Nigeria’s President Bola Tinubu has pulled the right levers for markets: ridding the country of a costly fuel subsidy, removing a controversial central bank governor, and promising to unify a web of varying exchange rates.
Foreign investors have embraced those decisions, sending Nigeria’s dollar debt surging on Monday. Tinubu set the tone in his inauguration speech on May 29, when he announced that the country’s gasoline subsidy was “gone” — a bold move that had set off riots when previous leaders attempted it.
“Overall, President Tinubu has shown that he’s willing to take on two of the most important factors investors are focusing on, which is fuel subsidies and FX reform, in a very short space of time,” said Thys Louw, a portfolio manager at Ninety One in London.
“Reform momentum in Nigeria has picked up considerably, although from a low level and sustaining this will be important given poor economic conditions Tinubu inherited.”
In two major moves, Tinubu suspended central bank Governor Godwin Emefiele on Friday, and on Monday a senior adviser said it’d be a matter of months before he unified its exchange rates, a key demand of investors and multilateral institutions like the World Bank. Emefiele is widely considered the chief architect of a set of unorthodox policies — including propping up the naira, allowing a complex regime of multiple exchange rates, and lending tens of billions to the government of Tinubu’s predecessor — that have been blamed for crippling Africa’s largest economy.
Nigeria’s State Security Service detained Emefiele Saturday for “investigative reasons,” and Folashodun Shonubi, a deputy governor in charge of operations at the bank, took over in an acting capacity.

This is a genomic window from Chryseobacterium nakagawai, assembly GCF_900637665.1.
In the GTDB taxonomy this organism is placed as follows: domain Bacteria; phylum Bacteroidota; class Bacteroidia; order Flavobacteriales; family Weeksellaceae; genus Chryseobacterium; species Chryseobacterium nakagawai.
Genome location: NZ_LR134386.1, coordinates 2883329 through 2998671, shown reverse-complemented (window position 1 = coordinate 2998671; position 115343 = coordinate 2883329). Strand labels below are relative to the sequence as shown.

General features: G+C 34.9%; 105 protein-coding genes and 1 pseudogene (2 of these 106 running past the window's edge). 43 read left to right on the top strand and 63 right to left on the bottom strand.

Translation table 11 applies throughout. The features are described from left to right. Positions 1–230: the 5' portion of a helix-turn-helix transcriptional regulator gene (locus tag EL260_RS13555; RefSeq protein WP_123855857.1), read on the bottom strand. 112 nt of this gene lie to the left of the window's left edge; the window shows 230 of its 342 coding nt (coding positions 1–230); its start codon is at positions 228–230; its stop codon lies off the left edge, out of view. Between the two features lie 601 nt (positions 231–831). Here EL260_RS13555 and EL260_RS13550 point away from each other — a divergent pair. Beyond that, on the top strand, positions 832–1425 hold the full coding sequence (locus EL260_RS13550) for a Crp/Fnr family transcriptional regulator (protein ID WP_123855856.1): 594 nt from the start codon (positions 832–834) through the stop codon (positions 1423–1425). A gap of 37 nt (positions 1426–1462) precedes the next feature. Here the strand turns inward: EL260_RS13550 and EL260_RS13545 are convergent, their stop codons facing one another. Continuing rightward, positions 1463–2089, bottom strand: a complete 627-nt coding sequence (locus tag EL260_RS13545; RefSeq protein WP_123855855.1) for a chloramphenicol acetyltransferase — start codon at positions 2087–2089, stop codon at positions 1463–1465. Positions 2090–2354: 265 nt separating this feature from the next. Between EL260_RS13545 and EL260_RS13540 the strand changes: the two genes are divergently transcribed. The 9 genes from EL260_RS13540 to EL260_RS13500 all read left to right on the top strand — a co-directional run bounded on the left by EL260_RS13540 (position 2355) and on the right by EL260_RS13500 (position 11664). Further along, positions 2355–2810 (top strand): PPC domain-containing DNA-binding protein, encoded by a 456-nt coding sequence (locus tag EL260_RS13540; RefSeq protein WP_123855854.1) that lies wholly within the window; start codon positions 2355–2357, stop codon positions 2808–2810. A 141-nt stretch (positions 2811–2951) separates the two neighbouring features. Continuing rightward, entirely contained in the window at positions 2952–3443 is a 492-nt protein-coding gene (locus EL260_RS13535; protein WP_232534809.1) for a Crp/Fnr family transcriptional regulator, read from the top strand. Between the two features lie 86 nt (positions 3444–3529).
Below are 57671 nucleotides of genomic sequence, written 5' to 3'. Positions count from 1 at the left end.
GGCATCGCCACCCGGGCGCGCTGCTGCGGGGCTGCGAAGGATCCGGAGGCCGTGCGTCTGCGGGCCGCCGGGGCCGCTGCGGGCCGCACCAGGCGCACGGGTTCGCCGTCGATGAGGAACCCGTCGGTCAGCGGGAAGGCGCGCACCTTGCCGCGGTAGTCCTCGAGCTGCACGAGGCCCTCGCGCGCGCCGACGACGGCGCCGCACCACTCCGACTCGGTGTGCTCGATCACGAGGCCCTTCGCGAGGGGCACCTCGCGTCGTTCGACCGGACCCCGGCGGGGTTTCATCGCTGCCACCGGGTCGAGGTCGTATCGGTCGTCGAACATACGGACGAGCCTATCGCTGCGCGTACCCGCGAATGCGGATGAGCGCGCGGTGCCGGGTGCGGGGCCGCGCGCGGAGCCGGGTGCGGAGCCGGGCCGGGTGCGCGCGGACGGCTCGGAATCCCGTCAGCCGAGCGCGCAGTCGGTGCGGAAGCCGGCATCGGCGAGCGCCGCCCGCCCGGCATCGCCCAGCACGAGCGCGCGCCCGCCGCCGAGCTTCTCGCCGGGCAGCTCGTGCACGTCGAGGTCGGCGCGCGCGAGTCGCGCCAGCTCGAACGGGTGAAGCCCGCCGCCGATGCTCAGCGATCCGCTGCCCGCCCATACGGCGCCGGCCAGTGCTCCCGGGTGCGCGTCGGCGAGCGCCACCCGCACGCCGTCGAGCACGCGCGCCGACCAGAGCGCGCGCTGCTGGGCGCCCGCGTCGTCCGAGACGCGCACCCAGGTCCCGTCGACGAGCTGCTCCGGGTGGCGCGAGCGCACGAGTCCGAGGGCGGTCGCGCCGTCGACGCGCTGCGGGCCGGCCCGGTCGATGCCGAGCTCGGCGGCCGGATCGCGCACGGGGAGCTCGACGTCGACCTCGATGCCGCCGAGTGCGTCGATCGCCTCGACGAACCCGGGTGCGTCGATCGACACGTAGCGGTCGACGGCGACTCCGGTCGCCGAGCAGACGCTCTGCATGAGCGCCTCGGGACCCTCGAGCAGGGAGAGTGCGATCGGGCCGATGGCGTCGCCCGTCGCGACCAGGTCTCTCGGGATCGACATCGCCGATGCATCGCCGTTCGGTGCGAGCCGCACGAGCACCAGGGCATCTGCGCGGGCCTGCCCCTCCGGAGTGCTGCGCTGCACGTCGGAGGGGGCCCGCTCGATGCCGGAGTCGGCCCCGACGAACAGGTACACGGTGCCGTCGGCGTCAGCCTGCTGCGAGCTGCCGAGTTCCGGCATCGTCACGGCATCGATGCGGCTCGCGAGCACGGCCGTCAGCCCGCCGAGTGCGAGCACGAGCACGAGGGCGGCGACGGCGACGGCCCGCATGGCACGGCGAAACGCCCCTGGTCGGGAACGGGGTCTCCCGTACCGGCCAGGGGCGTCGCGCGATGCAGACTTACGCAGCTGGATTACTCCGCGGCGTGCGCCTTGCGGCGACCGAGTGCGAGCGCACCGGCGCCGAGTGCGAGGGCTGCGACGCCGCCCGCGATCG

Nigeria’s international bonds due in 2029 jumped the most among emerging-market peers on Monday, a public holiday in Nigeria. Those notes jumped as much as 3 cents before closing around 88 cents on the dollar, the highest since January, according to data compiled by Bloomberg. The extra yield investors demand to hold the nation’s debt over US Treasuries fell 38 basis points to 7.19 perctange points, according to a JPMorgan index.
The changes at the central bank “could spell the end of unorthodox and often conflicting and confusing monetary policies that held back economic growth and destroyed local and foreign investor confidence,” Ayodeji Dawodu, head of Africa sovereign and corporate credit research at BancTrust & Co. in London, said by phone.
Under Emefiele, the central bank offered the US dollar through several windows at tightly controlled rates, with little liquidity, to businesses and individuals. This forced many to the black market, where the dollar traded more freely but at about a 60% premium to the official rate.
Wale Edun, an influential member of Tinubu’s advisory board, told Bloomberg by phone on Monday that the unification of exchange rates was “imminent.”
“I would say it would have to be done within a quarter as rather than within a year,” he said. “ I think you’re talking, think quarters rather than years, that’s where I would put it.”
Emefiele was widely seen as acting in lockstep with the administration of Tinubu’s predecessor, Muhammadu Buhari. That government was perceived to be more statist and socialist in its approach, said Yemi Kale, chief economist for Nigeria at KPMG LLP and the nation’s former statistician general. “The markets will respond positively to an administration it believes to be more market oriented,” Kale said.